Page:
Douglas-fir beetle management

Douglas-fir beetle is relatively easy to predict and treat if consistently monitored and detected early.

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Aerial surveys are used for initial detection, but must be followed up with ground surveys to determine management recommendations.

All mapped infestations of three or more infested trees should be ground-checked to verify beetle activity and determine the infestation size.

Ground surveys


Walkthroughs confirm the previous or suspected identification of beetle and host, collect information to set further survey or management priorities, and estimate population trends.


Probes provide more detailed information than walkthroughs and may be appropriate for laying out treatment areas. These systematic strip surveys provide more precise estimates of attack levels, beetle trends and residual stand values. 

Star probes

Star probes can be used to quickly map the extent of beetle infestations for small scale rapid treatment.


Strategies depend on several factors:

  • Infestation size
  • Stand susceptibility
  • Forest values
  • Site access
  • Infestation history

The following framework describes the decisions and steps between from ground survey results to follow-up treatments.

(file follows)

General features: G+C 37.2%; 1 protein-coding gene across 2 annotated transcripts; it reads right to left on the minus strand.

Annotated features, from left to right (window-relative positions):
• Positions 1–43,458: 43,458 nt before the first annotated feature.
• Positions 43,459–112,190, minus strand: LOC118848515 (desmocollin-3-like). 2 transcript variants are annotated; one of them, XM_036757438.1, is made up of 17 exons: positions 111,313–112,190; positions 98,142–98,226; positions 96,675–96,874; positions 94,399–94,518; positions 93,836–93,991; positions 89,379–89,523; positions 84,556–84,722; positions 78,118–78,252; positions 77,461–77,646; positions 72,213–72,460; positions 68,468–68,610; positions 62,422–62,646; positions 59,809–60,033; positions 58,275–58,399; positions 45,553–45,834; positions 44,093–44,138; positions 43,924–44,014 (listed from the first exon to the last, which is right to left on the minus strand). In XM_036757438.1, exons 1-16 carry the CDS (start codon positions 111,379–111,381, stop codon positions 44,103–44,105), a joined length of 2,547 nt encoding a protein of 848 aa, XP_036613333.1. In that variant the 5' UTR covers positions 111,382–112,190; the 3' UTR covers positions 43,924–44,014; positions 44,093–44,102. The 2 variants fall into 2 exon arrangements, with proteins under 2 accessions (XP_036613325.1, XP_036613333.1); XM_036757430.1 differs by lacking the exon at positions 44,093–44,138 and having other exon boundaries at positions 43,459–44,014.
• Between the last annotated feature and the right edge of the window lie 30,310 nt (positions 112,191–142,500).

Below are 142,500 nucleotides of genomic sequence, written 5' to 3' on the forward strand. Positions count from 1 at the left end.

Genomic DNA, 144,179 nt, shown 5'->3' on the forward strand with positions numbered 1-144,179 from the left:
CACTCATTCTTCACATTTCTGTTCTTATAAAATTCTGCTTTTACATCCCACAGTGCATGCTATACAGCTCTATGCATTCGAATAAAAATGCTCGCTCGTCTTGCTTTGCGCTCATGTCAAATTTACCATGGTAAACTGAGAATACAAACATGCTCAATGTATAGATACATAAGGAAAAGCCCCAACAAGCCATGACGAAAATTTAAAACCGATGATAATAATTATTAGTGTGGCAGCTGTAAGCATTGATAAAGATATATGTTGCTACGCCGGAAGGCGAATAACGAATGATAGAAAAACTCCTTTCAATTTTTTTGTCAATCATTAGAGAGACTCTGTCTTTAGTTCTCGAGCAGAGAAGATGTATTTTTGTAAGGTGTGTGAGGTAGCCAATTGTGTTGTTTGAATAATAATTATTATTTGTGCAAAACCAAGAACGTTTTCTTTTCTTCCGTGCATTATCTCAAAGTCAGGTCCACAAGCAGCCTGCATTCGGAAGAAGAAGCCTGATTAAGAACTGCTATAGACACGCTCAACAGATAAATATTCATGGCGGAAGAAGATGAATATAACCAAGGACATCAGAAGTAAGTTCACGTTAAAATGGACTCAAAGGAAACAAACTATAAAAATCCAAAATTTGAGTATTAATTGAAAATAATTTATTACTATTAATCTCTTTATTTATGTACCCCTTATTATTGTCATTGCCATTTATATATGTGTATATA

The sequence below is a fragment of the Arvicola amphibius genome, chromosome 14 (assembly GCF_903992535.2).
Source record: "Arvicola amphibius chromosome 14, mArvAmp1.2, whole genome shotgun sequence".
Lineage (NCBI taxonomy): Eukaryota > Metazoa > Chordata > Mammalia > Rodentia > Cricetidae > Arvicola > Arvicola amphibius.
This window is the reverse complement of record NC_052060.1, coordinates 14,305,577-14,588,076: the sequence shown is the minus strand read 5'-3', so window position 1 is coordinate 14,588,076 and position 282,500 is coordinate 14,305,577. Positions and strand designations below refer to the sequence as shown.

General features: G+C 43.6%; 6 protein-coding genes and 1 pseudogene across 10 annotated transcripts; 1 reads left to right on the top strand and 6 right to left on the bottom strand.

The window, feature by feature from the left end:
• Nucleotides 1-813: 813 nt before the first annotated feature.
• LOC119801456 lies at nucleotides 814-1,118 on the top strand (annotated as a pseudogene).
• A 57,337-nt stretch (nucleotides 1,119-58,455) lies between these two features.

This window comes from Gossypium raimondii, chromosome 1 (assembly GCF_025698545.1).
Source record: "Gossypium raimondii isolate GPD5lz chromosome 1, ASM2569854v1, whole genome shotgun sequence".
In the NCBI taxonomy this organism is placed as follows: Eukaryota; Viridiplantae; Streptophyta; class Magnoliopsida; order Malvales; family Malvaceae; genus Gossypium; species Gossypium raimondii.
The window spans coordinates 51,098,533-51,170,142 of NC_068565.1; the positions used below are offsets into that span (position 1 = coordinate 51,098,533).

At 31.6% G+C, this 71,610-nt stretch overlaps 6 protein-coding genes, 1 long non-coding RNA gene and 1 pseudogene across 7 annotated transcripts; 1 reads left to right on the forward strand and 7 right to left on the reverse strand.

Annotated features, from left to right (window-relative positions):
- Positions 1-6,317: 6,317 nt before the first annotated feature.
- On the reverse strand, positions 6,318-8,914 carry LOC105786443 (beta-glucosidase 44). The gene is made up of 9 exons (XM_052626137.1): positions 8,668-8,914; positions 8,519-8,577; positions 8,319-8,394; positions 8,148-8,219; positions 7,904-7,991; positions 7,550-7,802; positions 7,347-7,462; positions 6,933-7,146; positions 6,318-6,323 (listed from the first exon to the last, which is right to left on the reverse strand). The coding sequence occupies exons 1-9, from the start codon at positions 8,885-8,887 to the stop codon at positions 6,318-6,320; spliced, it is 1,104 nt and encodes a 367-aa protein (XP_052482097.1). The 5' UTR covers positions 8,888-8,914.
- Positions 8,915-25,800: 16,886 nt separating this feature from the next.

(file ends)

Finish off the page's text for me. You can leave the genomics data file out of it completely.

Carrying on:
Selection of an appropriate option depends on stand condition, level of infestation, condition of adjacent stands, ease of access, and management objectives for the area. Four resource management methods for Douglas-fir beetle are available:

Pest reduction harvesting

Pest reduction harvesting maximizes removal of currently infested Douglas-fir to reduce the existing population and inhibit infestation expansion.

All trees containing live beetles should be harvested and processed before adults emerge in the spring.

Trap trees

Trap trees are large, healthy Douglas-fir trees are felled into to attract and absorb emerging beetles. They must be removed and processed before adult beetles emerge in the spring. 

Single-tree treatment 

Single infested trees can be removed when the infestation is small and localized. Single trees or small groups of infested trees can also felled and burned in place.

Hazard and risk rating

Hazard rating

Hazard rating identifies stands where substantial losses can be expected if an outbreak occurs, and which are highly susceptible to attack. Once all Douglas-fir stands in an area have been rated, resources can be directed to those with the highest hazard, so losses can be minimized. Hazard rating considers stand age, host tree size, stand density, elevation, and other factors.

Stand risk

Stand risk is the probability the Douglas-fir stand will be attacked, based on proximity to a current infestation. Risk of attack may be determined by comparing aerial and ground survey information to hazard ratings. 

After hazard and risk ratings are completed, management strategies can be developed.

Douglas-fir beetles after forest fires

The following factsheet provides information on how to manage Douglas-fir beetles and fire.